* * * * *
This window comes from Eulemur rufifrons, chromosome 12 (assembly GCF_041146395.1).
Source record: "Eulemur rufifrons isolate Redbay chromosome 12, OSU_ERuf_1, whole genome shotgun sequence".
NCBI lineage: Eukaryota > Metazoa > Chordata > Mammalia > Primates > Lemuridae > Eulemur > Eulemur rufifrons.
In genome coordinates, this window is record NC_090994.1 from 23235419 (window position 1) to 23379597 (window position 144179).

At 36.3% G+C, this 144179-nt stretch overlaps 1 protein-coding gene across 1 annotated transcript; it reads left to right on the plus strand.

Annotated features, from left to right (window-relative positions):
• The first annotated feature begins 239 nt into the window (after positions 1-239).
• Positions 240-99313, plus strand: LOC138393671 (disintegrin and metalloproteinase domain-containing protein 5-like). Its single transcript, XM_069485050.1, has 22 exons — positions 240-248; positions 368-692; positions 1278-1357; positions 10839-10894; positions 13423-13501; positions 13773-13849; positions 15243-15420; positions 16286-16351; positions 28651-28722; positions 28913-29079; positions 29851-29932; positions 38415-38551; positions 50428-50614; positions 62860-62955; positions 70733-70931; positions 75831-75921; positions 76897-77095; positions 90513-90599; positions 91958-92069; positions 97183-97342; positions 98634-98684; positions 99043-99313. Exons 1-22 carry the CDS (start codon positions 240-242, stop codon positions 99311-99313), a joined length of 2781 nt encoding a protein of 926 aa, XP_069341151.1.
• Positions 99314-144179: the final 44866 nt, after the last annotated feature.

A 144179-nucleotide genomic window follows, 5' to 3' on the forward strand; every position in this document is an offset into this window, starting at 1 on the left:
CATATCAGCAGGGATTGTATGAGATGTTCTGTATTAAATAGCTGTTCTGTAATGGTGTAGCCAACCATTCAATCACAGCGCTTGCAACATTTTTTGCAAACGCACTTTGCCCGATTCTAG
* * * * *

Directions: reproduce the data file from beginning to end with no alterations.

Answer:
This window comes from Eulemur rufifrons, chromosome 12 (assembly GCF_041146395.1).
Source record: "Eulemur rufifrons isolate Redbay chromosome 12, OSU_ERuf_1, whole genome shotgun sequence".
NCBI lineage: Eukaryota > Metazoa > Chordata > Mammalia > Primates > Lemuridae > Eulemur > Eulemur rufifrons.
In genome coordinates, this window is record NC_090994.1 from 23235419 (window position 1) to 23379597 (window position 144179).

At 36.3% G+C, this 144179-nt stretch overlaps 1 protein-coding gene across 1 annotated transcript; it reads left to right on the plus strand.

Annotated features, from left to right (window-relative positions):
• The first annotated feature begins 239 nt into the window (after positions 1-239).
• Positions 240-99313, plus strand: LOC138393671 (disintegrin and metalloproteinase domain-containing protein 5-like). Its single transcript, XM_069485050.1, has 22 exons — positions 240-248; positions 368-692; positions 1278-1357; positions 10839-10894; positions 13423-13501; positions 13773-13849; positions 15243-15420; positions 16286-16351; positions 28651-28722; positions 28913-29079; positions 29851-29932; positions 38415-38551; positions 50428-50614; positions 62860-62955; positions 70733-70931; positions 75831-75921; positions 76897-77095; positions 90513-90599; positions 91958-92069; positions 97183-97342; positions 98634-98684; positions 99043-99313. Exons 1-22 carry the CDS (start codon positions 240-242, stop codon positions 99311-99313), a joined length of 2781 nt encoding a protein of 926 aa, XP_069341151.1.
• Positions 99314-144179: the final 44866 nt, after the last annotated feature.

A 144179-nucleotide genomic window follows, 5' to 3' on the forward strand; every position in this document is an offset into this window, starting at 1 on the left:
CATATCAGCAGGGATTGTATGAGATGTTCTGTATTAAATAGCTGTTCTGTAATGGTGTAGCCAACCATTCAATCACAGCGCTTGCAACATTTTTTGCAAACGCACTTTGCCCGATTCTAG